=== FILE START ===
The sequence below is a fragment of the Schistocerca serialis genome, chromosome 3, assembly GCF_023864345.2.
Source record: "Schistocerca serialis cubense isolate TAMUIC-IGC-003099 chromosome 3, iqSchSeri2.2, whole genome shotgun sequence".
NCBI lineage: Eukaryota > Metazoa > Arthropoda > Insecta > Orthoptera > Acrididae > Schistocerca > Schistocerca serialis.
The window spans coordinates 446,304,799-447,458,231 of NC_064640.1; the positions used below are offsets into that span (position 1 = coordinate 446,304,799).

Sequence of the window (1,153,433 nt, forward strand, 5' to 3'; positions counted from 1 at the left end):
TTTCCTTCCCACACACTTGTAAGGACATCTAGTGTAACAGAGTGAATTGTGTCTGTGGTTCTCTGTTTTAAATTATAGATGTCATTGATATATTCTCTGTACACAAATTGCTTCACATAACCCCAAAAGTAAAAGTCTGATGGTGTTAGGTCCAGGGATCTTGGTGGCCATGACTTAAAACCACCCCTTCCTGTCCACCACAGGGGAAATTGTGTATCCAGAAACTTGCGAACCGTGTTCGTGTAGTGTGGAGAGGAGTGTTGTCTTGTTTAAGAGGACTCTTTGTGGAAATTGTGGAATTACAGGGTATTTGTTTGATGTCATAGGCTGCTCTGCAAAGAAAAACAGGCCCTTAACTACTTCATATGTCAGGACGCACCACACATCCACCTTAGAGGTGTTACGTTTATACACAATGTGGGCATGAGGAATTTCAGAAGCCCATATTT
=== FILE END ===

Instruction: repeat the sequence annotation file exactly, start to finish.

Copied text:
The sequence below is a fragment of the Schistocerca serialis genome, chromosome 3, assembly GCF_023864345.2.
Source record: "Schistocerca serialis cubense isolate TAMUIC-IGC-003099 chromosome 3, iqSchSeri2.2, whole genome shotgun sequence".
NCBI lineage: Eukaryota > Metazoa > Arthropoda > Insecta > Orthoptera > Acrididae > Schistocerca > Schistocerca serialis.
The window spans coordinates 446,304,799-447,458,231 of NC_064640.1; the positions used below are offsets into that span (position 1 = coordinate 446,304,799).

Sequence of the window (1,153,433 nt, forward strand, 5' to 3'; positions counted from 1 at the left end):
TTTCCTTCCCACACACTTGTAAGGACATCTAGTGTAACAGAGTGAATTGTGTCTGTGGTTCTCTGTTTTAAATTATAGATGTCATTGATATATTCTCTGTACACAAATTGCTTCACATAACCCCAAAAGTAAAAGTCTGATGGTGTTAGGTCCAGGGATCTTGGTGGCCATGACTTAAAACCACCCCTTCCTGTCCACCACAGGGGAAATTGTGTATCCAGAAACTTGCGAACCGTGTTCGTGTAGTGTGGAGAGGAGTGTTGTCTTGTTTAAGAGGACTCTTTGTGGAAATTGTGGAATTACAGGGTATTTGTTTGATGTCATAGGCTGCTCTGCAAAGAAAAACAGGCCCTTAACTACTTCATATGTCAGGACGCACCACACATCCACCTTAGAGGTGTTACGTTTATACACAATGTGGGCATGAGGAATTTCAGAAGCCCATATTT